Monday, March 23, 2009

elaboration

I've outlined races, flaws / traits, and deities. Here's the other stuff.

You'll build your characters with the 3.5 Players Handbook rules. Any class in the PH is fine. You'll be starting at a low level, it'll either be lvl 3 or 4, but i'm not sure yet. Anything that isn't in the PH needs to be run by me. Special feats, equipment, spells, etc.

Let me know what I'm leaving out.

11 comments:

Degolar said...

The D&D/Greyhawk deities and Pathfinder races don't seem to mesh. Which one is it?

(Personally I find Pathfinder's attempt to replicate the human races/cultures of Europe, Asia, and Africa rather off-putting. Where's the originality and "fantasy?")

Aerin said...

Yeah, I was feeling the same way. 10 different 'races' of human, and the physical features don't even differ from the real world significantly...and then 5 or so nonhuman races.

That is one thing 4th edition has going for it, especially as you expand into the PHB2, there are a number of fantastic humanoid races to expand the idea of fantasy beyond D&D Tolkien roots.

scott said...

The pathfinder deities and greyhawk deities are a little scattered. Use the deity list i provided. They basically renamed GH/Core deities to fit their own needs.

Hadrian said...

"Where's the originality and 'fantasy'?" I don't really see how this criticism doesn't apply to Greyhawk, yet you level it only at the Pathfinder setting.

Personally I find the Pathfinder approach refreshing. The cultural differences between human populations are more thought out than those in Greyhawk.

Aerin said...

I've never been the biggest fan of Greyhawk either. The bits and pieces of picked up of Eberron sounded more unique.

Degolar said...

I started thinking about that after I posted the comment, Hadrian, and can't really disagree about Greyhawk.

But the only thing I know about Pathfinder is the pages on race that Scott shared with us, which I browsed through yesterday. I didn't read carefully enough to really, say, but my first impression was what I said earlier. The educated white cultures think themselves superior, the black people from Africa aren't really a single culture but many, yet the white people haven't acknowledged that fact, there were far east Asians and people from India and Vikings from the cold north. I don't know the geography or history of Pathfinder, but that was the first thing to jump out at me.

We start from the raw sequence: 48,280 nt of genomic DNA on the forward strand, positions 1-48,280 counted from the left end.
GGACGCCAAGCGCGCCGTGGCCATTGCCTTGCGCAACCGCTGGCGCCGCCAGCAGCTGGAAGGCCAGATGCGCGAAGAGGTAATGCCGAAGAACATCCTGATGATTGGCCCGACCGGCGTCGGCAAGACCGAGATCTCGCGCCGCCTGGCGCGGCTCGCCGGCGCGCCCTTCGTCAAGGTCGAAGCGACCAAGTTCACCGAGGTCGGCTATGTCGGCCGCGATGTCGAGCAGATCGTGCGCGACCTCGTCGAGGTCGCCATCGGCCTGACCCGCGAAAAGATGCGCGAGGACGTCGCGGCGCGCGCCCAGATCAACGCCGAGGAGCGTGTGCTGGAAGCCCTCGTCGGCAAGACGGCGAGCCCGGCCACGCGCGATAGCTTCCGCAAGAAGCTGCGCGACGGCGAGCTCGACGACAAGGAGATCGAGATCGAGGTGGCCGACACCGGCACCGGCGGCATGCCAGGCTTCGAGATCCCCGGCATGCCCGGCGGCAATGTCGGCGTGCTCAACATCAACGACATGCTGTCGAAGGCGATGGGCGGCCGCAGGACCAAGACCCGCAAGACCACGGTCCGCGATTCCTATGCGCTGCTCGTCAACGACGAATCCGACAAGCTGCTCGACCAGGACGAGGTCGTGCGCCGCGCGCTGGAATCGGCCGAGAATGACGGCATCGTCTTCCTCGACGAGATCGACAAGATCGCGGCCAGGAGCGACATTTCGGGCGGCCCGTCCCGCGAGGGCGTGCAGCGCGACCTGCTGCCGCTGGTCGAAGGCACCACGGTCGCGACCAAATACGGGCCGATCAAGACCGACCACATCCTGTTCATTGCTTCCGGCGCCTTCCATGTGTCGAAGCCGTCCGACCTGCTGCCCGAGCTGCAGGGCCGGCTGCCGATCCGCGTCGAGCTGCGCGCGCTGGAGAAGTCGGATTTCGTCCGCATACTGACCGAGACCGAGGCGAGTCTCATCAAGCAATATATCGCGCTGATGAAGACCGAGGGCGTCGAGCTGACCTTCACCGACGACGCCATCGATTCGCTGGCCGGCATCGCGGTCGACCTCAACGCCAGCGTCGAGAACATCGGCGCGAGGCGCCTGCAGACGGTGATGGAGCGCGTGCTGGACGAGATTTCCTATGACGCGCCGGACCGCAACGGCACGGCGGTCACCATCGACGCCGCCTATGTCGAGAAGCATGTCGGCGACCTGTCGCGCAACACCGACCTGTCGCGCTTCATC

I suppose in some ways it's inescapable since in many ways the entire idea is to recreate a certain time in our history with magic thrown in, but this seemed almost too obvious.

Lummox said...

And all this is all the more reason my character should have a 7 inch wide penis.

scott said...

It's these kinds of debates that make me not want to run a game.

Aerin said...

Wait a damn minute here. 7 inch WIDE? I thought we were talking length, or at worst, circumference. I'm going to have to rethink everything now if its width...

Lummox said...

Actually, I did have a serious question. When you were saying things about flaws and traits, the list I saw on google docs was kind of detailed on what the flaws were, but does it matter how you got the flaws. Ex: A man is nearsighted. does it matter if he was born that way or if he got hit in the head during a bar brawl and now has a problem with one eye but not the other. Will that change the dynamic of the flaw, or is it counted as the same, no matter how it affects him?

scott said...

Lummox, and all: an excellent question. If you can write your flaw (or trait) into your character's history, that would be awesome. Those flaws and traits are meant to be something you can use to get roleplaying ideas.